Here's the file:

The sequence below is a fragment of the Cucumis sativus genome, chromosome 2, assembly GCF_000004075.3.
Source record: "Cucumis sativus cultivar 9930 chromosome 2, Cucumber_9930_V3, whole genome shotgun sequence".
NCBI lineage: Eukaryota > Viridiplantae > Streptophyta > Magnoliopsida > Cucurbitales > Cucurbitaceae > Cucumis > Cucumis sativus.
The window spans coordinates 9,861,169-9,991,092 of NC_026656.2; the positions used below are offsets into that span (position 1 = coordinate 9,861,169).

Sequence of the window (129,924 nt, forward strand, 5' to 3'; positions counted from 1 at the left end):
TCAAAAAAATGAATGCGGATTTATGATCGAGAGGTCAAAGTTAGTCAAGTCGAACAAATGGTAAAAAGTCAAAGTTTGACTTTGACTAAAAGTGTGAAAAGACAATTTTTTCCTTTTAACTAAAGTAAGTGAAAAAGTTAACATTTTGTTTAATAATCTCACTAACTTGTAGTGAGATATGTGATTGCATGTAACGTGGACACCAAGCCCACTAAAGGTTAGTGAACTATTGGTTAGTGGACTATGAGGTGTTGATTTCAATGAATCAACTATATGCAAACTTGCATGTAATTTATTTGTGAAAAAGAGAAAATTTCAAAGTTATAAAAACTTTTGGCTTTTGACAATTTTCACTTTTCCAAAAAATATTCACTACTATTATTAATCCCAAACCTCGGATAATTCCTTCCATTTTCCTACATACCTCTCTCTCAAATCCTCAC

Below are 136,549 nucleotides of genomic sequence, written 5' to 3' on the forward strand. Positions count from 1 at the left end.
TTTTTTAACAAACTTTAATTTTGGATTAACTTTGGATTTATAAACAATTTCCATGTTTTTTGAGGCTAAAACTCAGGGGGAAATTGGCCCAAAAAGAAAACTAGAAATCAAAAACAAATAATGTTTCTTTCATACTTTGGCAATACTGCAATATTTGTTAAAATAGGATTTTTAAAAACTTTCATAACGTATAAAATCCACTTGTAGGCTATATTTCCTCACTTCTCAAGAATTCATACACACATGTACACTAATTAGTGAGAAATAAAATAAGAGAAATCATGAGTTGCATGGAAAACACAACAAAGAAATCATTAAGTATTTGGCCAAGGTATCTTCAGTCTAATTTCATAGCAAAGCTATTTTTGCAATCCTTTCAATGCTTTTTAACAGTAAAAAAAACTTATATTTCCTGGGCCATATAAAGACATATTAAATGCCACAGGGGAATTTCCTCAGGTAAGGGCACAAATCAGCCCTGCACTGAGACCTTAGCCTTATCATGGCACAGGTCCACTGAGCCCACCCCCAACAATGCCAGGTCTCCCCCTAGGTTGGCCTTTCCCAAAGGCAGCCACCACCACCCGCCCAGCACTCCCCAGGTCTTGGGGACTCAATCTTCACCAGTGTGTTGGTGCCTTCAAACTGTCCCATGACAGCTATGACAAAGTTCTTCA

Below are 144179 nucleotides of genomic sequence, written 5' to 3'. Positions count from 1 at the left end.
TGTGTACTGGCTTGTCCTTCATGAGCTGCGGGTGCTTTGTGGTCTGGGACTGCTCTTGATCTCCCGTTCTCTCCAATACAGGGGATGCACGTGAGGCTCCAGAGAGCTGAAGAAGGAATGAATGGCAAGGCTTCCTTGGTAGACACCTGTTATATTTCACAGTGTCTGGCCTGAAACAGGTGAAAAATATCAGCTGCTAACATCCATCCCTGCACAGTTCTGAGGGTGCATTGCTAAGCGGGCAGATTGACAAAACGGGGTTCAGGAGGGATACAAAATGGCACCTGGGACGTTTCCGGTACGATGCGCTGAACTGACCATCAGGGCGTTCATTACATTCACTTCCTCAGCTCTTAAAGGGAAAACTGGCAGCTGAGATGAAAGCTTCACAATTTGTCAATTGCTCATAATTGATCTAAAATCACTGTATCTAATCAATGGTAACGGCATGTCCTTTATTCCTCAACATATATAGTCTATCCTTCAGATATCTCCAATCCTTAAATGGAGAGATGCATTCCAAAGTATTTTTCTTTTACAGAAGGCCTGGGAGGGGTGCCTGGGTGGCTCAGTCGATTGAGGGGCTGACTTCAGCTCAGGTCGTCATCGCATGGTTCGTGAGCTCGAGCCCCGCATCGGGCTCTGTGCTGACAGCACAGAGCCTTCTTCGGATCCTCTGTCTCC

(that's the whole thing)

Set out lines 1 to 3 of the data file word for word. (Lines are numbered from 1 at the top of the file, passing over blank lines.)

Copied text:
The sequence below is a fragment of the Cucumis sativus genome, chromosome 2, assembly GCF_000004075.3.
Source record: "Cucumis sativus cultivar 9930 chromosome 2, Cucumber_9930_V3, whole genome shotgun sequence".
NCBI lineage: Eukaryota > Viridiplantae > Streptophyta > Magnoliopsida > Cucurbitales > Cucurbitaceae > Cucumis > Cucumis sativus.